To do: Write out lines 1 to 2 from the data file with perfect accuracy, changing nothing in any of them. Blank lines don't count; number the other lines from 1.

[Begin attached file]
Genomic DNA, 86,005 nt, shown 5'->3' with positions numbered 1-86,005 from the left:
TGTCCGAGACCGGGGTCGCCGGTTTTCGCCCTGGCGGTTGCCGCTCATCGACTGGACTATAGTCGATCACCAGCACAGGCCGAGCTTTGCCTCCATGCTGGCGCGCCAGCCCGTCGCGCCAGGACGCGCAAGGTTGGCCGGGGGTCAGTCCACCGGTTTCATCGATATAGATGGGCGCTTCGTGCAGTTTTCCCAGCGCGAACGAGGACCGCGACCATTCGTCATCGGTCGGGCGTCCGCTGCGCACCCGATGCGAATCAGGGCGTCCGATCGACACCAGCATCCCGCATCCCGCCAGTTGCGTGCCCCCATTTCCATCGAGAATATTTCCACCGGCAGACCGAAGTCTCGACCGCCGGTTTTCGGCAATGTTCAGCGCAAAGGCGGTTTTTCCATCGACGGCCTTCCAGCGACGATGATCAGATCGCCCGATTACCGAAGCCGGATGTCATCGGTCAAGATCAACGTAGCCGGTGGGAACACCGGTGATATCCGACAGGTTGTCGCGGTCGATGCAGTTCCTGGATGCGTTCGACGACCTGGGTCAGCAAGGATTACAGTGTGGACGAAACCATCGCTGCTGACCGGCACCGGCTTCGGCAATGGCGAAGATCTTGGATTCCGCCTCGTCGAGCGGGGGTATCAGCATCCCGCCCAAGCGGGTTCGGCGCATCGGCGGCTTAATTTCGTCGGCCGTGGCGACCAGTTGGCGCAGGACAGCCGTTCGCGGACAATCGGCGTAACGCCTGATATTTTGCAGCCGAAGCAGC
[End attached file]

Genomic DNA, 86,005 nt, shown 5'->3' with positions numbered 1-86,005 from the left:
TGTCCGAGACCGGGGTCGCCGGTTTTCGCCCTGGCGGTTGCCGCTCATCGACTGGACTATAGTCGATCACCAGCACAGGCCGAGCTTTGCCTCCATGCTGGCGCGCCAGCCCGTCGCGCCAGGACGCGCAAGGTTGGCCGGGGGTCAGTCCACCGGTTTCATCGATATAGATGGGCGCTTCGTGCAGTTTTCCCAGCGCGAACGAGGACCGCGACCATTCGTCATCGGTCGGGCGTCCGCTGCGCACCCGATGCGAATCAGGGCGTCCGATCGACACCAGCATCCCGCATCCCGCCAGTTGCGTGCCCCCATTTCCATCGAGAATATTTCCACCGGCAGACCGAAGTCTCGACCGCCGGTTTTCGGCAATGTTCAGCGCAAAGGCGGTTTTTCCATCGACGGCCTTCCAGCGACGATGATCAGATCGCCCGATTACCGAAGCCGGATGTCATCGGTCAAGATCAACGTAGCCGGTGGGAACACCGGTGATATCCGACAGGTTGTCGCGGTCGATGCAGTTCCTGGATGCGTTCGACGACCTGGGTCAGCAAGGATTACAGTGTGGACGAAACCATCGCTGCTGACCGGCACCGGCTTCGGCAATGGCGAAGATCTTGGATTCCGCCTCGTCGAGCGGGGGTATCAGCATCCCGCCCAAGCGGGTTCGGCGCATCGGCGGCTTAATTTCGTCGGCCGTGGCGACCAGTTGGCGCAGGACAGCCGTTCGCGGACAATCGGCGTAACGCCTGATATTTTGCAGCCGAAGCAGC